5. In My Room (Prieto/Pockriss-Vance)

This emotional tour de force performed here by Dario Vanni knocks us out of any semblance of a comfort zone. This opens the wound, shows us the bitter end, the total disappointment with love, the turning in on self. Perhaps we’ve all been there at one time or another. To remove one’s self from the world and find a “room way at the end of the hall” where you “sit and stare at the wall, each day is just like the last, for I live in the past.” The power in this song lies in knowing this person is actually going through a transforming experience, a genuine grieving—but it won’t be forever. The singer’s despondency here is not the end-game, but a phase of working through a case of intense heartache.

On the positive side, there is still good memory and sympathy in our heartsick young man, for what he had with someone special as Vanni punches out, “Over there on the wall is the picture she took as my bride, over there is the chair where I held her whenever she cried!” But this grief must be cried out. There must exist no bitterness at the other end, but, for now, he’s going through it with both feet immersed and must get over it—or perish: so one feels at the time. It’s a genuine feeling that he’s “hating how lonely I’ve grown, all alone…in my room…” The red-light would go on only if he continues to see that “every night is the same, I play a dangerous game, I keep pretending she’s late—and I sit and I wait…” Waiting in vain for the beloved to return without eventually moving on is the danger, for ever-deepening depression is the name of that continued game. On the other hand, the grieving must happen, one must go through the process, and not be afraid of the other end—how many people are there in the world who could love you? Dario concludes the song with a super-high note that seems to co- notate that the anguished man has never taken this road before and the pain is all but unbearable.

6. Nights in White Satin (Justin Hayward)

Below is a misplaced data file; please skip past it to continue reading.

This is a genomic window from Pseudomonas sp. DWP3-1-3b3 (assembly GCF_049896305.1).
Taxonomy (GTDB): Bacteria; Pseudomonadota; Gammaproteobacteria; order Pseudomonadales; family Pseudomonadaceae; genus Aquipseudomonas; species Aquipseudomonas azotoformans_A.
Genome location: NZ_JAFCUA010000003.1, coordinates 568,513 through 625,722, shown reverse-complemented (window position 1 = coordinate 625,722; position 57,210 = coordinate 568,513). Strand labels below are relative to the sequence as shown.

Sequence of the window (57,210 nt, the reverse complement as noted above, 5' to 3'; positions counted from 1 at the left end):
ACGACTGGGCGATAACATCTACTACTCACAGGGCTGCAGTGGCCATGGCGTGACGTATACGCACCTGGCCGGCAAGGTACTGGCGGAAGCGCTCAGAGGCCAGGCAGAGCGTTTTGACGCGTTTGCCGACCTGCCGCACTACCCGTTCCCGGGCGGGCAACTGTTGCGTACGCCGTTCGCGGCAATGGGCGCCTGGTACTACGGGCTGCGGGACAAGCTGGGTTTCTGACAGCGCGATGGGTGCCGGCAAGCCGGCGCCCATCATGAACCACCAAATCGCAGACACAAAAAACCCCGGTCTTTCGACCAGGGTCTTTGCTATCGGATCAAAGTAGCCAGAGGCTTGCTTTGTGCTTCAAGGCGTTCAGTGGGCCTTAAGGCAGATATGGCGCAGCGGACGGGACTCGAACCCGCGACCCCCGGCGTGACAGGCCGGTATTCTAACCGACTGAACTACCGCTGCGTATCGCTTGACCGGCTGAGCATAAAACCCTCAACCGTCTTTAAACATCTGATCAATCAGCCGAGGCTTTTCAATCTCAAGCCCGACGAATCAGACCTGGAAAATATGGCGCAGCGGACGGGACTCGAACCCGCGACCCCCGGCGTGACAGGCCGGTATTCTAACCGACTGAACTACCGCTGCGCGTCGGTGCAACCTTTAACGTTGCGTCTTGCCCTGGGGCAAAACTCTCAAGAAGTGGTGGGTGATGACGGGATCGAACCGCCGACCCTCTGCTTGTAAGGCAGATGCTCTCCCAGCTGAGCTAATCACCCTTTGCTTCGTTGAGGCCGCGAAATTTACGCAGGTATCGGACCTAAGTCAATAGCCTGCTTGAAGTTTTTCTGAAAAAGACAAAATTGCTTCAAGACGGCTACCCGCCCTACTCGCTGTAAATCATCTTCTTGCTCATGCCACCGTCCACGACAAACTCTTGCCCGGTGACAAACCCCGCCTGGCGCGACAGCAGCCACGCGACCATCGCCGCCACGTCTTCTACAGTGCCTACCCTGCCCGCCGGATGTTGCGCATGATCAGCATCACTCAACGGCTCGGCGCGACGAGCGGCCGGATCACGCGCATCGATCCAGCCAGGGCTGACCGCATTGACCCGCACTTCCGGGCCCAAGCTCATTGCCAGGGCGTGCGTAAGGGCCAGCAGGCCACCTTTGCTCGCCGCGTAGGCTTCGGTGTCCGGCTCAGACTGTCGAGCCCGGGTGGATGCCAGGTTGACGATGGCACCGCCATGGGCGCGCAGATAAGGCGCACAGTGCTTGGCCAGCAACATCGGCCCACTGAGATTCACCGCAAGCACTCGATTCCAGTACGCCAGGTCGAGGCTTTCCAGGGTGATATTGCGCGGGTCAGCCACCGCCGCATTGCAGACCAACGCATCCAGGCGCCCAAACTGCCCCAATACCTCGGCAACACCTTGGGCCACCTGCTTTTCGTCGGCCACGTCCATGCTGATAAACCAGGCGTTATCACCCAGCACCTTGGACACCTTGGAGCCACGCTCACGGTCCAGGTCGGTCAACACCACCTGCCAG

This song and, especially, the glowing performance, grow on me. It doesn’t matter how long one has been a critic of life, some things simply touch us and override so many intellectual thoughts we might digress to in evaluating this wonderful opus. What is it really about? Nights in White Satin is about the invisible veil that stands between the consummation of a perfect relationship and the shock or seeming unreality of its demise. “How can this be happening!” we scream to the universe. Like trying to figure out love, we never reach the end. “Beauty I’ve always missed with these eyes before, just what the truth is…I can’t say anymore.” With so many tears behind us, we sense there is almost a spiritual love here as well: “…letters I’ve written, never meaning to send….” What good would it do? When love is lost, there is so much exasperation as the gap between the two grows wider, so, if one isn’t crying on the outside, the tears of heartbreak surely flow internally where the wound is greatest. The singer laments the loss, the assumption that no one else can feel what the lover feels in quiet desperation: “Gazing at people, some hand in hand, just what I’m going through, they can’t understand.” When words fail and the emotions are raw and vulnerable, that cry in the night can only contain what the troubadour sings, “’Cause I love you, yes, I love you, oh… I love you!” This kind of love seemed to have a privilege attached to it—was the couple wealthy, hence the white satin sheets? Or is it a metaphor for the luxury that the love itself afforded? When we cry over the mysterious, unexplained or nebulosity of a relationship, eventually we have to embolden ourselves and take an independent stance for our own protection and well being. “Some try to tell me thoughts they cannot defend….just what you want to be, you’ll be in the end…” Ah, the punch line! Like it or not, we attract what happens as a result of our actions. Vanni’s singing here is nothing less than vulnerable and feeling, his emotive power making us feel the pain and frustration. Yet, he ends triumphant on a clear and ringing high note. I cried on this one.